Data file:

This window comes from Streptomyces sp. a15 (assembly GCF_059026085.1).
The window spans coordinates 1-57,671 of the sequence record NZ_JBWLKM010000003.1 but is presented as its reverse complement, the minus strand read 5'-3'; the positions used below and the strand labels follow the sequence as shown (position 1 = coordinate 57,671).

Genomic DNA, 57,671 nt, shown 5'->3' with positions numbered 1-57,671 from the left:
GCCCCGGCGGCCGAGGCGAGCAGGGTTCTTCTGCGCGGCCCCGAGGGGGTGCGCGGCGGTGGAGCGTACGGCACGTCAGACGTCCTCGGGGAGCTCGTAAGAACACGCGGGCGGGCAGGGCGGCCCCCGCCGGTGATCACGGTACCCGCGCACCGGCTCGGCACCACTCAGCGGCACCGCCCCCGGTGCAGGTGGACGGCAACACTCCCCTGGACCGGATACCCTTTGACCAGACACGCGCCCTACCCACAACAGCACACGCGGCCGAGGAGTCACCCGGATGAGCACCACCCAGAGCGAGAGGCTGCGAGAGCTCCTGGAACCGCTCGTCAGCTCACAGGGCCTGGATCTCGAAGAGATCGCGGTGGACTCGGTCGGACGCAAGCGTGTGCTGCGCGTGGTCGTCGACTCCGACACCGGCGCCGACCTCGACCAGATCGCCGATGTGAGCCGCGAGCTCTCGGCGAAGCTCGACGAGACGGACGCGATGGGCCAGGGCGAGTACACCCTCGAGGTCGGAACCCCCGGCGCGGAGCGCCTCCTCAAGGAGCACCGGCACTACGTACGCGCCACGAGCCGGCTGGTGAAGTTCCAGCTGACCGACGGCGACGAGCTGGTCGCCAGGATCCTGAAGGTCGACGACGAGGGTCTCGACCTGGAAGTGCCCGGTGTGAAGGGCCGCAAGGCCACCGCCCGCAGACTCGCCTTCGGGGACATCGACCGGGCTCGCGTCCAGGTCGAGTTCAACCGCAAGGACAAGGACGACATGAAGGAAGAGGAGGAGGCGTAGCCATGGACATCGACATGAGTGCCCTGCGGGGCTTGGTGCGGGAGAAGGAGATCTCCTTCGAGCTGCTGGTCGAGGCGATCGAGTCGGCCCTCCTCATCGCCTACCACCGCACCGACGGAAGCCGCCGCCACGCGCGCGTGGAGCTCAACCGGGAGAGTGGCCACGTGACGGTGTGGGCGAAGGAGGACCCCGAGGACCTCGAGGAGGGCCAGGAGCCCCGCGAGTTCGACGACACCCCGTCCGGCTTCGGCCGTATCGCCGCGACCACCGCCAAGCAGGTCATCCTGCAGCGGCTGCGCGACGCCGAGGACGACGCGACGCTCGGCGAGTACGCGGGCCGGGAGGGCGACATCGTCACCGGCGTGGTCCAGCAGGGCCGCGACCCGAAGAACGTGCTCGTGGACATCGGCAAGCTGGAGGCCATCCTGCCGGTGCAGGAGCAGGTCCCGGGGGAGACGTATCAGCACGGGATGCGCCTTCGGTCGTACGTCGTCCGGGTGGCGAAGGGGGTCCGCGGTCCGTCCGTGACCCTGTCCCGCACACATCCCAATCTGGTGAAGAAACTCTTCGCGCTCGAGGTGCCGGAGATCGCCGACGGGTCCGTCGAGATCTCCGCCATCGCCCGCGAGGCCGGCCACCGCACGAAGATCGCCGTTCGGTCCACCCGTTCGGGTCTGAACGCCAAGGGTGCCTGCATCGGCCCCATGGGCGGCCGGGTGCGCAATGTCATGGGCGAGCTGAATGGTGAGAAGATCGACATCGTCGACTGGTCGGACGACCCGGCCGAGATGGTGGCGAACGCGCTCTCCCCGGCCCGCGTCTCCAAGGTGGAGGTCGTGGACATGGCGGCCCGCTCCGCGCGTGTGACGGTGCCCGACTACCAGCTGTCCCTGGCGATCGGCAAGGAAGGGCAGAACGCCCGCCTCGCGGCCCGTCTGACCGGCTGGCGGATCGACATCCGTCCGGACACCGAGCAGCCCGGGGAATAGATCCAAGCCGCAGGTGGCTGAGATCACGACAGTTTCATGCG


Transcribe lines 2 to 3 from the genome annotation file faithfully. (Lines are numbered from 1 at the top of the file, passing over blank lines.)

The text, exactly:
The window spans coordinates 1-57,671 of the sequence record NZ_JBWLKM010000003.1 but is presented as its reverse complement, the minus strand read 5'-3'; the positions used below and the strand labels follow the sequence as shown (position 1 = coordinate 57,671).

Genomic DNA, 57,671 nt, shown 5'->3' with positions numbered 1-57,671 from the left: